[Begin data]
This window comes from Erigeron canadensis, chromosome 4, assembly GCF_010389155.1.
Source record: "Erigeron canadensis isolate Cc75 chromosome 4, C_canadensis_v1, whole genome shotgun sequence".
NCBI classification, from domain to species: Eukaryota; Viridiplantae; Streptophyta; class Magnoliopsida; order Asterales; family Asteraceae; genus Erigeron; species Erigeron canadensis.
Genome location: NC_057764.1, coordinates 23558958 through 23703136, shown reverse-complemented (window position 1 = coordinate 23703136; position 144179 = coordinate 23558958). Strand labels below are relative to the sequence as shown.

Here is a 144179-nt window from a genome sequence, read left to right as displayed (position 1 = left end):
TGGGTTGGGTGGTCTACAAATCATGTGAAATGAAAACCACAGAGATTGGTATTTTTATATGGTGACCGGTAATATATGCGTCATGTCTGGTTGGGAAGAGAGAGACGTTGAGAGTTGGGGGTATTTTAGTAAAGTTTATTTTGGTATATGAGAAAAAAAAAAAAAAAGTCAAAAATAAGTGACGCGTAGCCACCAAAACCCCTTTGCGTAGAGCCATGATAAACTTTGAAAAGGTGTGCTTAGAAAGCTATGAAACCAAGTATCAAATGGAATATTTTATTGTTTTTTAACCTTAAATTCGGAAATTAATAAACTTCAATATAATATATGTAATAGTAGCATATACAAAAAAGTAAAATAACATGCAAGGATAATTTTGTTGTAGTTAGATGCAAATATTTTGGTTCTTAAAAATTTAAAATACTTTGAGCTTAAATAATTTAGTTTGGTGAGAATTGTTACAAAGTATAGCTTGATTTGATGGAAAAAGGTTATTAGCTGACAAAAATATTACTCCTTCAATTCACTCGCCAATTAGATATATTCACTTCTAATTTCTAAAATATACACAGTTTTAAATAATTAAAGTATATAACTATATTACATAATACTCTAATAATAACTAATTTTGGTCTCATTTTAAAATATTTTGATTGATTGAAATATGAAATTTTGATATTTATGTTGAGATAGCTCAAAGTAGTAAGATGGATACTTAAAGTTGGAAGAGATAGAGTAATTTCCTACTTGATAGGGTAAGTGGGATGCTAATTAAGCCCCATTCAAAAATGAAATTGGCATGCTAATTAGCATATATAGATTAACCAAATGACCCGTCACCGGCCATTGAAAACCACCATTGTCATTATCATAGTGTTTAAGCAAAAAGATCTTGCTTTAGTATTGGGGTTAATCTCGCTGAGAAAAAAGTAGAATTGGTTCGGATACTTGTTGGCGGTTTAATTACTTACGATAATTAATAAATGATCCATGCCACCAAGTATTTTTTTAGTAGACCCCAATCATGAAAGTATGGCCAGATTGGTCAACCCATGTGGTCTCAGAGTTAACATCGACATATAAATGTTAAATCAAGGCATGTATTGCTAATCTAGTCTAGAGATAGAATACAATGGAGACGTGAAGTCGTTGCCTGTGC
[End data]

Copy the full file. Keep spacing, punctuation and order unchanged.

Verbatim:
This window comes from Erigeron canadensis, chromosome 4, assembly GCF_010389155.1.
Source record: "Erigeron canadensis isolate Cc75 chromosome 4, C_canadensis_v1, whole genome shotgun sequence".
NCBI classification, from domain to species: Eukaryota; Viridiplantae; Streptophyta; class Magnoliopsida; order Asterales; family Asteraceae; genus Erigeron; species Erigeron canadensis.
Genome location: NC_057764.1, coordinates 23558958 through 23703136, shown reverse-complemented (window position 1 = coordinate 23703136; position 144179 = coordinate 23558958). Strand labels below are relative to the sequence as shown.

Here is a 144179-nt window from a genome sequence, read left to right as displayed (position 1 = left end):
TGGGTTGGGTGGTCTACAAATCATGTGAAATGAAAACCACAGAGATTGGTATTTTTATATGGTGACCGGTAATATATGCGTCATGTCTGGTTGGGAAGAGAGAGACGTTGAGAGTTGGGGGTATTTTAGTAAAGTTTATTTTGGTATATGAGAAAAAAAAAAAAAAAGTCAAAAATAAGTGACGCGTAGCCACCAAAACCCCTTTGCGTAGAGCCATGATAAACTTTGAAAAGGTGTGCTTAGAAAGCTATGAAACCAAGTATCAAATGGAATATTTTATTGTTTTTTAACCTTAAATTCGGAAATTAATAAACTTCAATATAATATATGTAATAGTAGCATATACAAAAAAGTAAAATAACATGCAAGGATAATTTTGTTGTAGTTAGATGCAAATATTTTGGTTCTTAAAAATTTAAAATACTTTGAGCTTAAATAATTTAGTTTGGTGAGAATTGTTACAAAGTATAGCTTGATTTGATGGAAAAAGGTTATTAGCTGACAAAAATATTACTCCTTCAATTCACTCGCCAATTAGATATATTCACTTCTAATTTCTAAAATATACACAGTTTTAAATAATTAAAGTATATAACTATATTACATAATACTCTAATAATAACTAATTTTGGTCTCATTTTAAAATATTTTGATTGATTGAAATATGAAATTTTGATATTTATGTTGAGATAGCTCAAAGTAGTAAGATGGATACTTAAAGTTGGAAGAGATAGAGTAATTTCCTACTTGATAGGGTAAGTGGGATGCTAATTAAGCCCCATTCAAAAATGAAATTGGCATGCTAATTAGCATATATAGATTAACCAAATGACCCGTCACCGGCCATTGAAAACCACCATTGTCATTATCATAGTGTTTAAGCAAAAAGATCTTGCTTTAGTATTGGGGTTAATCTCGCTGAGAAAAAAGTAGAATTGGTTCGGATACTTGTTGGCGGTTTAATTACTTACGATAATTAATAAATGATCCATGCCACCAAGTATTTTTTTAGTAGACCCCAATCATGAAAGTATGGCCAGATTGGTCAACCCATGTGGTCTCAGAGTTAACATCGACATATAAATGTTAAATCAAGGCATGTATTGCTAATCTAGTCTAGAGATAGAATACAATGGAGACGTGAAGTCGTTGCCTGTGC